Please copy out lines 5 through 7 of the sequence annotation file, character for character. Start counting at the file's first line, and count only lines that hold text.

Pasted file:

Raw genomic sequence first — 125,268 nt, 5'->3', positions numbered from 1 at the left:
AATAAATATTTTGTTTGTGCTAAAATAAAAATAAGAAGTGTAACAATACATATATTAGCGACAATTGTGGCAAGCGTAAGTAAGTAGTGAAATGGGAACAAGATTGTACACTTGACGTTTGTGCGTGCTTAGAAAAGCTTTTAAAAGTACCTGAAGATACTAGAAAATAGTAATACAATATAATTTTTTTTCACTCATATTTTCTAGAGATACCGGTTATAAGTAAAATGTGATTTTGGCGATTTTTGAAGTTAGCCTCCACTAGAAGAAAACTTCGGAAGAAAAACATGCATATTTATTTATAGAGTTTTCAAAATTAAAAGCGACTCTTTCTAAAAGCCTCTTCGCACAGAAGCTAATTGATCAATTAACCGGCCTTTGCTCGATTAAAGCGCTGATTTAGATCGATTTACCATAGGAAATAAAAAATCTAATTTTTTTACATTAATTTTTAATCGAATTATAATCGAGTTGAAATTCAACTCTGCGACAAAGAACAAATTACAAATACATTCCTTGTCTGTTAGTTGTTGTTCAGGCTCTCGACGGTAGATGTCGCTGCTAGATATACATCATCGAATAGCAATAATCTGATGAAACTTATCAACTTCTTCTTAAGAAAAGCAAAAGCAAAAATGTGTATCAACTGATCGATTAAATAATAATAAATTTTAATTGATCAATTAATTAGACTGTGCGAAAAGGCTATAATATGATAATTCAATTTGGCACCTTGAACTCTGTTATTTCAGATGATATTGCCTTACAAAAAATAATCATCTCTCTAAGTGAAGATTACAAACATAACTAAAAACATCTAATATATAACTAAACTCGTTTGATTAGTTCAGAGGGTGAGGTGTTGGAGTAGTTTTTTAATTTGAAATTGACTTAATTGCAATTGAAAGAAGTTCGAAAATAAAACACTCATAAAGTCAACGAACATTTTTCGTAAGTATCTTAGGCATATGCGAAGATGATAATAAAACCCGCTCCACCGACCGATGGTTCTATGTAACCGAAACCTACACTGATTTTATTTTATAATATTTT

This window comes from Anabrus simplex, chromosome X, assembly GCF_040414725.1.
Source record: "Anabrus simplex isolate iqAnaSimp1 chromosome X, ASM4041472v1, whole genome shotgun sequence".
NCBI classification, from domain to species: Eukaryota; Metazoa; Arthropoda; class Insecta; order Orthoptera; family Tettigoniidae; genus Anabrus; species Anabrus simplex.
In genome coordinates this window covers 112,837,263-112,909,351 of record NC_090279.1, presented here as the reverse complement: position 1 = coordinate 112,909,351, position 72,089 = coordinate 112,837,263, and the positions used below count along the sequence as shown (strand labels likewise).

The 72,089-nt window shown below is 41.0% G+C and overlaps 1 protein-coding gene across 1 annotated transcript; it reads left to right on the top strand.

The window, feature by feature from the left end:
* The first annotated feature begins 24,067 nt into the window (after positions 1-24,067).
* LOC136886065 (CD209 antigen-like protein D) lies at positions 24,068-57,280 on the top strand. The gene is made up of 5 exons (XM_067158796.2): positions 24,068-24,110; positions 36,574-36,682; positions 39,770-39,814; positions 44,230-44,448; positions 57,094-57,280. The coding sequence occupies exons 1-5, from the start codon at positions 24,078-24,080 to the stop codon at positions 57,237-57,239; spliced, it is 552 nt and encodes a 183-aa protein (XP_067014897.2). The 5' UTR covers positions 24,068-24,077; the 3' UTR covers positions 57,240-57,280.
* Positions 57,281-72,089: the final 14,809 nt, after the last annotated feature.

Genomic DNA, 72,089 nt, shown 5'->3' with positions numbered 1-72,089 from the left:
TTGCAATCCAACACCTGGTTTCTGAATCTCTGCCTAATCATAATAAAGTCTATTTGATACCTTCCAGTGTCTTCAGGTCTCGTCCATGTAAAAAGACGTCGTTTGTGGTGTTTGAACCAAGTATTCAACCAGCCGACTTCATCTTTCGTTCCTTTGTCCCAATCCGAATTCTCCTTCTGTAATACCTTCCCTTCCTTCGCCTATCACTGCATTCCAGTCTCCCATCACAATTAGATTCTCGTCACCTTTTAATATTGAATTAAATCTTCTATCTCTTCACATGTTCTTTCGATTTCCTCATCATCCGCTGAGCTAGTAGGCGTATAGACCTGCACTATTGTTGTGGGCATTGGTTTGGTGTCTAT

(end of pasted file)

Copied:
NCBI classification, from domain to species: Eukaryota; Metazoa; Arthropoda; class Insecta; order Orthoptera; family Tettigoniidae; genus Anabrus; species Anabrus simplex.
In genome coordinates this window covers 112,837,263-112,909,351 of record NC_090279.1, presented here as the reverse complement: position 1 = coordinate 112,909,351, position 72,089 = coordinate 112,837,263, and the positions used below count along the sequence as shown (strand labels likewise).

The 72,089-nt window shown below is 41.0% G+C and overlaps 1 protein-coding gene across 1 annotated transcript; it reads left to right on the top strand.